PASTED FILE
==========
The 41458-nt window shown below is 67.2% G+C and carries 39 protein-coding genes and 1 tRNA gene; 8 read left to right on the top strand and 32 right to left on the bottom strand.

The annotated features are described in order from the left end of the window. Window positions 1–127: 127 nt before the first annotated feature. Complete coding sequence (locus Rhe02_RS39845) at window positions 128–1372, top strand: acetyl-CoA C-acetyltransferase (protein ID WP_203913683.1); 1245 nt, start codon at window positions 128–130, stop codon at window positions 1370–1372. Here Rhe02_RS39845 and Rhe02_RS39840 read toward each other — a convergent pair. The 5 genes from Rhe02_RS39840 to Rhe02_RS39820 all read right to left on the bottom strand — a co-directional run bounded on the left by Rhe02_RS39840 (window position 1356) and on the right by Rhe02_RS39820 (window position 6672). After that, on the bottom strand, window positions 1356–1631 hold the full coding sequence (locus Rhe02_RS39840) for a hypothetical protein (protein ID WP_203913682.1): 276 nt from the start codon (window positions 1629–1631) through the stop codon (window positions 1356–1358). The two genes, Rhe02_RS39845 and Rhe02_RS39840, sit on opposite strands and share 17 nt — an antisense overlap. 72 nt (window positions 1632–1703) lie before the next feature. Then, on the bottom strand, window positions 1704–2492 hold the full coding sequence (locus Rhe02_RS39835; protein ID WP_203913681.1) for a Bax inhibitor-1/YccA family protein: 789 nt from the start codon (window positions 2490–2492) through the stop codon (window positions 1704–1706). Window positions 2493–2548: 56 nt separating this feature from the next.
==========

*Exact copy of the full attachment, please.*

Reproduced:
The 41458-nt window shown below is 67.2% G+C and carries 39 protein-coding genes and 1 tRNA gene; 8 read left to right on the top strand and 32 right to left on the bottom strand.

The annotated features are described in order from the left end of the window. Window positions 1–127: 127 nt before the first annotated feature. Complete coding sequence (locus Rhe02_RS39845) at window positions 128–1372, top strand: acetyl-CoA C-acetyltransferase (protein ID WP_203913683.1); 1245 nt, start codon at window positions 128–130, stop codon at window positions 1370–1372. Here Rhe02_RS39845 and Rhe02_RS39840 read toward each other — a convergent pair. The 5 genes from Rhe02_RS39840 to Rhe02_RS39820 all read right to left on the bottom strand — a co-directional run bounded on the left by Rhe02_RS39840 (window position 1356) and on the right by Rhe02_RS39820 (window position 6672). After that, on the bottom strand, window positions 1356–1631 hold the full coding sequence (locus Rhe02_RS39840) for a hypothetical protein (protein ID WP_203913682.1): 276 nt from the start codon (window positions 1629–1631) through the stop codon (window positions 1356–1358). The two genes, Rhe02_RS39845 and Rhe02_RS39840, sit on opposite strands and share 17 nt — an antisense overlap. 72 nt (window positions 1632–1703) lie before the next feature. Then, on the bottom strand, window positions 1704–2492 hold the full coding sequence (locus Rhe02_RS39835; protein ID WP_203913681.1) for a Bax inhibitor-1/YccA family protein: 789 nt from the start codon (window positions 2490–2492) through the stop codon (window positions 1704–1706). Window positions 2493–2548: 56 nt separating this feature from the next.